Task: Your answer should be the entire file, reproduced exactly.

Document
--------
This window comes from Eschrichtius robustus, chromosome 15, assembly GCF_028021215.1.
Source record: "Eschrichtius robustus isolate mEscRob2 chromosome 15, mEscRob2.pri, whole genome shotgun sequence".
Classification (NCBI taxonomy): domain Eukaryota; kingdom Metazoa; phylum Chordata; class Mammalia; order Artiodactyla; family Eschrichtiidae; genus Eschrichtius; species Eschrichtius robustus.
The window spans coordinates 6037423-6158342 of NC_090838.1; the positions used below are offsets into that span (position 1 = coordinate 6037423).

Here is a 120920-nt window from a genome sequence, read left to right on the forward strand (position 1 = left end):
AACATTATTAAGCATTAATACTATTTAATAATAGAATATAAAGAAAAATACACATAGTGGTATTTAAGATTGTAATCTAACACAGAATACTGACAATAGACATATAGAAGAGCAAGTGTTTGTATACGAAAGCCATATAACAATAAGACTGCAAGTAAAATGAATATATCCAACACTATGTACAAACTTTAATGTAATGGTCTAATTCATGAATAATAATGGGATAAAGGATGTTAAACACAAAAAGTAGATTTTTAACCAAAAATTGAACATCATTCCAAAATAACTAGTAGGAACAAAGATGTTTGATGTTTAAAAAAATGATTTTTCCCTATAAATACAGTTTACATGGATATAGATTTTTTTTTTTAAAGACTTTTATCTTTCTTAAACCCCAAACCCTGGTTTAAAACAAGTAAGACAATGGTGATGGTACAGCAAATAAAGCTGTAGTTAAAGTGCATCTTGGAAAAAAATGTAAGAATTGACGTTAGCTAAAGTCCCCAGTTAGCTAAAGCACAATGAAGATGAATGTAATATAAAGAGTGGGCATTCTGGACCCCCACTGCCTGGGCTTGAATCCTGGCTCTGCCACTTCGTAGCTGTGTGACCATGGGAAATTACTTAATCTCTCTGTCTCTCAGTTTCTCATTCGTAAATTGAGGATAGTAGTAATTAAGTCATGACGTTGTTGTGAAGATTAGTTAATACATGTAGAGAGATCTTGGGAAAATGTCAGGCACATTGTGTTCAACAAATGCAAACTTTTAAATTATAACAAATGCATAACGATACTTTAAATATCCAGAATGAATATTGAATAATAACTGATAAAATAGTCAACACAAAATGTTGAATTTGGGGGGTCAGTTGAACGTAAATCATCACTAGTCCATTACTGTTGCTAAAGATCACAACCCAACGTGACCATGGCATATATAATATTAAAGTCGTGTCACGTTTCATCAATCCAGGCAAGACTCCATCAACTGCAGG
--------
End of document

This window comes from Eschrichtius robustus, chromosome 15, assembly GCF_028021215.1.
Source record: "Eschrichtius robustus isolate mEscRob2 chromosome 15, mEscRob2.pri, whole genome shotgun sequence".
Classification (NCBI taxonomy): domain Eukaryota; kingdom Metazoa; phylum Chordata; class Mammalia; order Artiodactyla; family Eschrichtiidae; genus Eschrichtius; species Eschrichtius robustus.
The window spans coordinates 6037423-6158342 of NC_090838.1; the positions used below are offsets into that span (position 1 = coordinate 6037423).

Here is a 120920-nt window from a genome sequence, read left to right on the forward strand (position 1 = left end):
AACATTATTAAGCATTAATACTATTTAATAATAGAATATAAAGAAAAATACACATAGTGGTATTTAAGATTGTAATCTAACACAGAATACTGACAATAGACATATAGAAGAGCAAGTGTTTGTATACGAAAGCCATATAACAATAAGACTGCAAGTAAAATGAATATATCCAACACTATGTACAAACTTTAATGTAATGGTCTAATTCATGAATAATAATGGGATAAAGGATGTTAAACACAAAAAGTAGATTTTTAACCAAAAATTGAACATCATTCCAAAATAACTAGTAGGAACAAAGATGTTTGATGTTTAAAAAAATGATTTTTCCCTATAAATACAGTTTACATGGATATAGATTTTTTTTTTTAAAGACTTTTATCTTTCTTAAACCCCAAACCCTGGTTTAAAACAAGTAAGACAATGGTGATGGTACAGCAAATAAAGCTGTAGTTAAAGTGCATCTTGGAAAAAAATGTAAGAATTGACGTTAGCTAAAGTCCCCAGTTAGCTAAAGCACAATGAAGATGAATGTAATATAAAGAGTGGGCATTCTGGACCCCCACTGCCTGGGCTTGAATCCTGGCTCTGCCACTTCGTAGCTGTGTGACCATGGGAAATTACTTAATCTCTCTGTCTCTCAGTTTCTCATTCGTAAATTGAGGATAGTAGTAATTAAGTCATGACGTTGTTGTGAAGATTAGTTAATACATGTAGAGAGATCTTGGGAAAATGTCAGGCACATTGTGTTCAACAAATGCAAACTTTTAAATTATAACAAATGCATAACGATACTTTAAATATCCAGAATGAATATTGAATAATAACTGATAAAATAGTCAACACAAAATGTTGAATTTGGGGGGTCAGTTGAACGTAAATCATCACTAGTCCATTACTGTTGCTAAAGATCACAACCCAACGTGACCATGGCATATATAATATTAAAGTCGTGTCACGTTTCATCAATCCAGGCAAGACTCCATCAACTGCAGG